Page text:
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Why Your Diet May Not Be As Rich In Iodine As You Assume

by: Steve Smith

The trace mineral iodine is well known for its crucial role in enabling the body's manufacture of vital thyroid hormones, but it is also important for the health of the immune system and for optimal brain function. It is widely believed by many authorities that iodine deficiency should never be seen in the affluent West, although this problem affects millions throughout the developed world.

Some nutritionists argue, however, that this conventional view is too optimistic, because the content of all minerals in foods is heavily dependent on the mineral content of the soil from which those foods are derived. The assumption must therefore be that the continuing de-mineralisation of farm soils has led to a reduction in the amount of dietary iodine commonly consumed.

Fish and other seafood, however, remain a relatively rich source because these ocean creatures concentrate the sea's iodine in their flesh. Though not commonly eaten in the West, seaweed, or kelp, is also an excellent source of iodine for this reason, and is readily available in the form of a dietary supplements. Dairy products and certain meats may also be a good source, particularly where iodine is routinely added to farm animal feed. But in countries, including most of Western Europe, where animals are grazing fields growing on iodine depleted soils, levels are likely to be much lower.

So even in the West, those not including fish or seafood in their diets, and not using iodised or sea salt, may be at real risk of deficiency. In an effort to compensate for low levels of dietary iodine, the mineral has been routinely added to ordinary table salt in the US for many years. But the practice is not as common in the UK and other European countries, where specially iodised or natural "sea-salt" has been marketed more as a luxury alternative. The problem of insufficient dietary iodine has been compounded on both sides of the Atlantic, however, by increasing concern about the possible adverse health consequences, particularly high blood pressure, of excessive salt intake. Many nutritionists, however, regard these fears as exaggerated, and believe that any such potential problems are far less serious than the consequences of an insufficiency of iodine, and may be easily resolved by the use of the low sodium salt alternatives available.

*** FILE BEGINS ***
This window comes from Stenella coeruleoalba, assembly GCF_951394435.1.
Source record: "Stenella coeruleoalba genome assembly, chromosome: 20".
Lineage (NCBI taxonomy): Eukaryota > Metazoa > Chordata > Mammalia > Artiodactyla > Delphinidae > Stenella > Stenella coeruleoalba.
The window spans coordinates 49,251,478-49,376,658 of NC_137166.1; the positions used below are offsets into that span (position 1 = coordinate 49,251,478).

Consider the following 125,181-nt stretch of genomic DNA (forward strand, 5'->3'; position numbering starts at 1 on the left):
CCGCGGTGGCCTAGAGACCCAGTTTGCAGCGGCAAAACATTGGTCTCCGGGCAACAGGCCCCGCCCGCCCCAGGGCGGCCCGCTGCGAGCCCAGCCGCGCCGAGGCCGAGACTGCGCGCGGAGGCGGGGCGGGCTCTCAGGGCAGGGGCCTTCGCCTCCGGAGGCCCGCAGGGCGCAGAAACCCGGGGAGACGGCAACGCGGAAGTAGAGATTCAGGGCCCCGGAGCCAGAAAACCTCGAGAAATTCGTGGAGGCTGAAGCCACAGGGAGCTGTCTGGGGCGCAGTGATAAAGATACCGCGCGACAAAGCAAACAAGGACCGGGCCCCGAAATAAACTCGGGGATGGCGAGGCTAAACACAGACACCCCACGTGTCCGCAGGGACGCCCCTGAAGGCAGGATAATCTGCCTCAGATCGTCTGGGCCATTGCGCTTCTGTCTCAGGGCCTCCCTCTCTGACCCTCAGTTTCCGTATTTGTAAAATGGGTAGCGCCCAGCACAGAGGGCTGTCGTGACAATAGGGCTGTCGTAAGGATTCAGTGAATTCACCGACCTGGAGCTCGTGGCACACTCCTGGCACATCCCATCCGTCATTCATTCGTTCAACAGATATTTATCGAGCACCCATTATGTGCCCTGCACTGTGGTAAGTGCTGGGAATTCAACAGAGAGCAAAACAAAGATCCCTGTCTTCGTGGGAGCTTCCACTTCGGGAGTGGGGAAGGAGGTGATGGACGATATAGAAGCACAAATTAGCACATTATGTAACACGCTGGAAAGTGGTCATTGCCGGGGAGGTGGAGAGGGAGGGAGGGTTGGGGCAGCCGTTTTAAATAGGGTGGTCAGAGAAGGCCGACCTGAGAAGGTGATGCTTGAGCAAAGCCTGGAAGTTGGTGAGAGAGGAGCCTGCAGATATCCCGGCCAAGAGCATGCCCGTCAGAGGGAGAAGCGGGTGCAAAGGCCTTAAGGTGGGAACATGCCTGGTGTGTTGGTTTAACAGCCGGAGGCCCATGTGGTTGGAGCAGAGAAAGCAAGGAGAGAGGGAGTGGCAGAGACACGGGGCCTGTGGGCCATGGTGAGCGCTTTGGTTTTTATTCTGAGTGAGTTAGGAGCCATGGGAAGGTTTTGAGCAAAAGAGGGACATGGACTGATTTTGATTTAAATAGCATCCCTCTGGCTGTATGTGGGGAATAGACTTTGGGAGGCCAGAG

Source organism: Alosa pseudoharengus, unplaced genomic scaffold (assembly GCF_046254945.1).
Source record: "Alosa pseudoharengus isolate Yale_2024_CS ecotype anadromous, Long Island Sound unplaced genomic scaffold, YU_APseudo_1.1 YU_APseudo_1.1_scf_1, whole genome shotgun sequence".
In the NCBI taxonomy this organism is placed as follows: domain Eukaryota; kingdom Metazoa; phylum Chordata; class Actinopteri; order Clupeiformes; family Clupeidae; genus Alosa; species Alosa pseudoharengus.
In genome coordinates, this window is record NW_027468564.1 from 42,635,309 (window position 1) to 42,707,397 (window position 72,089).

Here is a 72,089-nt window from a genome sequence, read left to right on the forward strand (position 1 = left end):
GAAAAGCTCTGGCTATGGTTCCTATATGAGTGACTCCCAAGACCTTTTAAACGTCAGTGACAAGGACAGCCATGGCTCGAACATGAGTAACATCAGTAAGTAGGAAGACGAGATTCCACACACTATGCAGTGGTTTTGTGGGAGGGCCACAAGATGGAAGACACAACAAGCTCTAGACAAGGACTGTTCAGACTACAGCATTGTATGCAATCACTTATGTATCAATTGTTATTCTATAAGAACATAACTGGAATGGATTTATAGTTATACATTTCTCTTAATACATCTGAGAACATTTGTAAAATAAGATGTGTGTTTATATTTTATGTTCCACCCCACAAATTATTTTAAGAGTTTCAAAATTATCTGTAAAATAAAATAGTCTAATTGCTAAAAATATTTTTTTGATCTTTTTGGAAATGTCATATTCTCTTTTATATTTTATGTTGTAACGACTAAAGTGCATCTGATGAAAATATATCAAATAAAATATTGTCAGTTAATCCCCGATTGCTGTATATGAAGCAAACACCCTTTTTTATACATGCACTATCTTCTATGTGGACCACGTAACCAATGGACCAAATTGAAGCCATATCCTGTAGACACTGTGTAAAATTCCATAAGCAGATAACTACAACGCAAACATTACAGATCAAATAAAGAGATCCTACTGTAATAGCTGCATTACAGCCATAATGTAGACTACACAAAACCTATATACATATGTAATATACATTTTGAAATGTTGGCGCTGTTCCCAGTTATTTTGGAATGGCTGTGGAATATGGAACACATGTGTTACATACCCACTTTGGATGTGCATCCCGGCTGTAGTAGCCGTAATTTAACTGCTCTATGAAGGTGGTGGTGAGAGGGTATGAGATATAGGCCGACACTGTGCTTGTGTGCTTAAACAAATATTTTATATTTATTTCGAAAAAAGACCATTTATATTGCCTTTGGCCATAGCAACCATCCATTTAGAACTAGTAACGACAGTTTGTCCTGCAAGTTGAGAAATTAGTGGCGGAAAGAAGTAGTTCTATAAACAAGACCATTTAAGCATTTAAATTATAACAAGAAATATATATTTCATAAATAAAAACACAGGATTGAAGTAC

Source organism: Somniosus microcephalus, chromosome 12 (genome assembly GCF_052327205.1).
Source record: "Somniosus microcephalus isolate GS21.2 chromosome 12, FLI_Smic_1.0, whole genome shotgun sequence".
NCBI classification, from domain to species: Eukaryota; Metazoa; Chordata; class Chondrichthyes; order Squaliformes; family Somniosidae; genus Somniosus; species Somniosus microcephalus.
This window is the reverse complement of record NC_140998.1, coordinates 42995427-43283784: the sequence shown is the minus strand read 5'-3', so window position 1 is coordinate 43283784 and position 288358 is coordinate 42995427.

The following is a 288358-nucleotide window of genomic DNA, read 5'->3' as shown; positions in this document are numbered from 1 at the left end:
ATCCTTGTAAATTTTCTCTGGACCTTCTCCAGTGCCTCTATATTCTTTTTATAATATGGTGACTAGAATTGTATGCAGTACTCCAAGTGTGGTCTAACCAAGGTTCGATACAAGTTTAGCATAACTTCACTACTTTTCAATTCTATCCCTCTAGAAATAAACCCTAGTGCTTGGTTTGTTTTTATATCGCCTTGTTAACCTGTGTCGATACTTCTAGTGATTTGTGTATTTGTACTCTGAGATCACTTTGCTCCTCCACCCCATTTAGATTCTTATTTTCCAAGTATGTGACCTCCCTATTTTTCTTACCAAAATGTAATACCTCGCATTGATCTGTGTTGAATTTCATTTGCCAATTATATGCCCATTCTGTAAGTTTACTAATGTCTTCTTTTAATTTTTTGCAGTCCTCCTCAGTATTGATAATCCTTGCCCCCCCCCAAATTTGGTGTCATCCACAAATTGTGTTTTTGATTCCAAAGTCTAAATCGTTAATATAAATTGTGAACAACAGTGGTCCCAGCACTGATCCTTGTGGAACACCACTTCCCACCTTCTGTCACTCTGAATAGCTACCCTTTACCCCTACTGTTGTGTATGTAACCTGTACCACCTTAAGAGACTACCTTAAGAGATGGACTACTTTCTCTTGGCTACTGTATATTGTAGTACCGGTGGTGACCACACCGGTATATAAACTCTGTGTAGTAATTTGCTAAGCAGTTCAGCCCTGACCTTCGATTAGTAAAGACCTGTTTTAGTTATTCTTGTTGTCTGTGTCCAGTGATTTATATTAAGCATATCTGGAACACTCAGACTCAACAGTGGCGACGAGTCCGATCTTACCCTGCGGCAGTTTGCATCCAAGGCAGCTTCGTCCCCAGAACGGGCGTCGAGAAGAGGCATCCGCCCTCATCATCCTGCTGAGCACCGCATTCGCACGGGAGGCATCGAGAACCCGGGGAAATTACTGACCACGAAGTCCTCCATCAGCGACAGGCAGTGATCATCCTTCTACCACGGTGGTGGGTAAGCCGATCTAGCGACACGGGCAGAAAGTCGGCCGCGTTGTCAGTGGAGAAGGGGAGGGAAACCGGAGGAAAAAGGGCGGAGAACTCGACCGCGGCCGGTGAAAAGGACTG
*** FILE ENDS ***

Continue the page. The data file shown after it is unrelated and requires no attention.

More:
Iodine, however, cannot in any case be regarded as a luxury. Its essential function lies in the production of the vital thyroid hormones; thyroxine, sometimes known as T4, and tri-iodothyronine, or T3. And as is well known, these hormones are crucially important in ensuring a healthy metabolic rate and the release of energy from food; so an underactive thyroid gland is commonly the villain in cases of excessive weight gain, particularly where this of sudden onset, and in cases of difficulty in losing weight even when following a sensible reducing programme. A healthy thyroid gland is also crucial for the optimal functioning of the immune system.

But perhaps even more importantly, iodine deficiency is also known as a major cause of avoidable brain damage; a problem which the World Health Organisation has estimated to affect an astonishing 50 million people worldwide. Sadly, many of these cases occur in children whose mothers were iodine deficient in pregnancy, resulting in a condition of severely retarded brain development known as congenital hypothyroidism, or "cretinism". Even where such catastrophic consequences are avoided, iodine deficiency in childhood may also have serious effects on the developing brain, leading to low energy and motivation for learning, and measurable impairment of IQ scores.

Since 2001 the Food and Nutrition Board of the US Institute of Medicine (FNB) has prescribed a Recommended Dietary Allowance for iodine of 150 mcg for all individuals over 14, rising to 220 mcg for pregnant women and 290 mcg for those breastfeeding. Somewhat confusingly, however, an excessive consumption of iodine is also associated with a malfunctioning or enlargement of the thyroid gland, as well as mouth ulcers, headaches and gastric upsets, and the FNB therefore advises an upper safe limit for daily iodine consumption of 1,100 mcg for adults. Most people eating a conventional Western diet are unlikely to exceed this level.

With the possible exception of pregnant and breastfeeding women, people in the West who use liberal quantities of iodised salt as a regular seasoning are unlikely to need further supplements. But many commercial multi-mineral preparations contain iodine in reasonable quantities, usually in the form of potassium iodide, and whilst not perhaps strictly necessary, such supplementary doses will do no harm and may be regarded as a useful insurance policy given that, like all minerals needed by the body, iodine functions best in the presence of adequate supplies of all the others. And it should be particularly noted in this context that the effects of any deficiency of iodine may be intensified by any deficiency of selenium, iron or vitamin A.

About The Author
Steve Smith is a freelance copywriter and journalist with a particular interest in health and wellness.

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